Trinity Episcopal Church
Abbeville, South Carolina
What is its history?
The Trinity Episcopal Church was founded in the county seat of Abbeville County in 1842. In 1858 the church hired a young, up-and-coming architect, George E. Walker, who designed the Towell Library at the College of Charleston and the South Carolina Governor's Mansion, to design a new sanctuary. Church leaders, who included two state senators, two nephews of John C. Calhoun, a Speaker of the House in the U.S. Congress, and a Bank of South Carolina President, outﬁtted the 400-seat sanctuary with the ﬁnest on offer. Donations ﬂowed in from around the state, with over ten percent of the building cost paid by Charlestonians George Alfred Trenholm and Theodore Wagner. The grand chancel window, and several other stained-glass windows, came from the studio of William Gibson of New York, touted as the “father of stained glass painting in America.” Columbia’s John Alexander & Co. crafted the massive iron church bell still hanging in the tower. A tracker organ, made by noted organ maker John Baker, was brought from Charleston.
Trinity Episcopal Church was consecrated on November 4, 1860. A little over two weeks later, on November 22, an organized mass meeting for secession from the Union was held ½ mile away in the small courthouse village. Though spirits were high in 1860, 5 years later at war’s end South Carolina was in ruins.
The town, and it’s most-recognized church, never fully recovered from the effects of the war. In 1930, the distinctive pink-colored church closed and did not reopen until 1949. In the 1970s, the small congregation invested in the stabilization of the church that unfortunately included covering the original lime stucco with a layer of Portland Cement. Today, Trinity is the only one of Walker’s remaining buildings that stands virtually unchanged. It is one of only ﬁve locations in the U.S. where William Gibson’s work has been found and contains the largest group of unrestored Gibson windows. Its organ is one of only two known Baker organs still in existence.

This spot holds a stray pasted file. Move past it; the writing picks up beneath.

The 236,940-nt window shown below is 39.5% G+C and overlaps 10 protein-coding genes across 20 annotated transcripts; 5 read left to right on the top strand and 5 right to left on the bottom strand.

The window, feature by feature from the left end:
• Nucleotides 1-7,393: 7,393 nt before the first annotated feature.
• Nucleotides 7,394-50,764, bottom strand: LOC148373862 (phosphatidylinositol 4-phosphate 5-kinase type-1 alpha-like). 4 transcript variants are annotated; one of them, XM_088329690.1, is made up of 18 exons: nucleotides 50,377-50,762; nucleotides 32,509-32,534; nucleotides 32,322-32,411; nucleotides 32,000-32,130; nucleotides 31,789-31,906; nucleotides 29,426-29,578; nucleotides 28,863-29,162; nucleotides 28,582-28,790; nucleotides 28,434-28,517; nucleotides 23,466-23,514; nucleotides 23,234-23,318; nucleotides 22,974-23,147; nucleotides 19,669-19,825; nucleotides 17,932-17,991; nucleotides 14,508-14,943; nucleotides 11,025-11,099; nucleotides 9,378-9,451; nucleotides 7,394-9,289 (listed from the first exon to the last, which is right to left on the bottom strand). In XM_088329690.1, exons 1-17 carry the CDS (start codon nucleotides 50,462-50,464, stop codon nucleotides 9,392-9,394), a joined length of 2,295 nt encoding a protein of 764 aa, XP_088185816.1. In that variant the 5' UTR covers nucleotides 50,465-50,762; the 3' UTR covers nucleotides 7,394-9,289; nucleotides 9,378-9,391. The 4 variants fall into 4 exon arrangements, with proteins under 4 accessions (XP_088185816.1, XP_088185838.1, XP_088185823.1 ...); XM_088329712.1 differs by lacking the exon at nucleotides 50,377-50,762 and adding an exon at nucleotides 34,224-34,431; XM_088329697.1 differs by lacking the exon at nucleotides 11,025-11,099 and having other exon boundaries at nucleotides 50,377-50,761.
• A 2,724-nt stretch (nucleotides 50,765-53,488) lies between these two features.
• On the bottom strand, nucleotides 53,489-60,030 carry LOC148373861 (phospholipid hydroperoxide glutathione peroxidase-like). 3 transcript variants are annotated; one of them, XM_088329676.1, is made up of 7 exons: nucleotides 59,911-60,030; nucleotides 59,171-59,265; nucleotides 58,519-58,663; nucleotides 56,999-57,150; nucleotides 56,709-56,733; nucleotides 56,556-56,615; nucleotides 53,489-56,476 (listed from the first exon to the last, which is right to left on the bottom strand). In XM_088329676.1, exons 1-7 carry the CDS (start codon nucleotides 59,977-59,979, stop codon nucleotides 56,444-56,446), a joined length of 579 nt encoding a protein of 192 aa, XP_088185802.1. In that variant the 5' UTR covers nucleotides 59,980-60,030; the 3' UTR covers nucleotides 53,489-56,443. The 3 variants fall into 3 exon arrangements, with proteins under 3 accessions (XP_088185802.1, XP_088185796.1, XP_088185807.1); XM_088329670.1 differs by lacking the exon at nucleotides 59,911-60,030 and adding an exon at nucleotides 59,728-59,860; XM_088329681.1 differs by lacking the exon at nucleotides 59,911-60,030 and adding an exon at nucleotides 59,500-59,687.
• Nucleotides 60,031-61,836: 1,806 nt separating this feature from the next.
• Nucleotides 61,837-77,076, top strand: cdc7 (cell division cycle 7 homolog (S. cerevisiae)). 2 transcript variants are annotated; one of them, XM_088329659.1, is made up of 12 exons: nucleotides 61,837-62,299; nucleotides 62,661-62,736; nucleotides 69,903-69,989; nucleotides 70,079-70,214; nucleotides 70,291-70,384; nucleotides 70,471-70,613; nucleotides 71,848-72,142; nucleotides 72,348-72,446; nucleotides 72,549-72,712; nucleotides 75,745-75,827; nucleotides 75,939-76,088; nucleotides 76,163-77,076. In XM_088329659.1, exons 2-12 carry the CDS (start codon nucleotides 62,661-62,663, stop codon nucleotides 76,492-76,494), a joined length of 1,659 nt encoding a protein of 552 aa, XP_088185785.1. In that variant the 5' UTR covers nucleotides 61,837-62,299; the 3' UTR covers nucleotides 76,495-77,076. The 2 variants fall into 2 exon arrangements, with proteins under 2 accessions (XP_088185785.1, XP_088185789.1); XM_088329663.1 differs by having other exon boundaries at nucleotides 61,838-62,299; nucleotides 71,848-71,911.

What are its challenges?
Trinity’s iconic 125-foot steeple, the tallest structure in town, is in danger of collapse due to the growing rot in the wooden supports imbedded in the masonry walls and is beginning to slightly lean. For safety reasons, Trinity is now shuttered and closed until the steeple can be stabilized. The originally designed internal gutter system is starting to fail allowing some water intrusion and the exterior Portland cement coating of the structure is starting to peel off taking the original plaster and mortar with it. With estimates of $500,000 to restore the steeple before the sanctuary can be open again, along with an additional $1.5 million to stabilize the exterior coating with the removal of the Portland cement and replacement of lime-based stucco, the challenges are more than the congregation that now numbers less than 20 active members can sustain. For an economically challenged town of 5,000, whosebusinesses depend heavily on heritagetourism, the loss of Trinity as a popular visitor attraction weighs heavily. The remaining members of the congregation have worked hard to raise funds. An independent group, Friends of Trinity, has funded a conditions assessment of the building and steeple. A little over $100,000 has been raised thus far.
What it represents:
The plight of rural churches that have lost their congregations.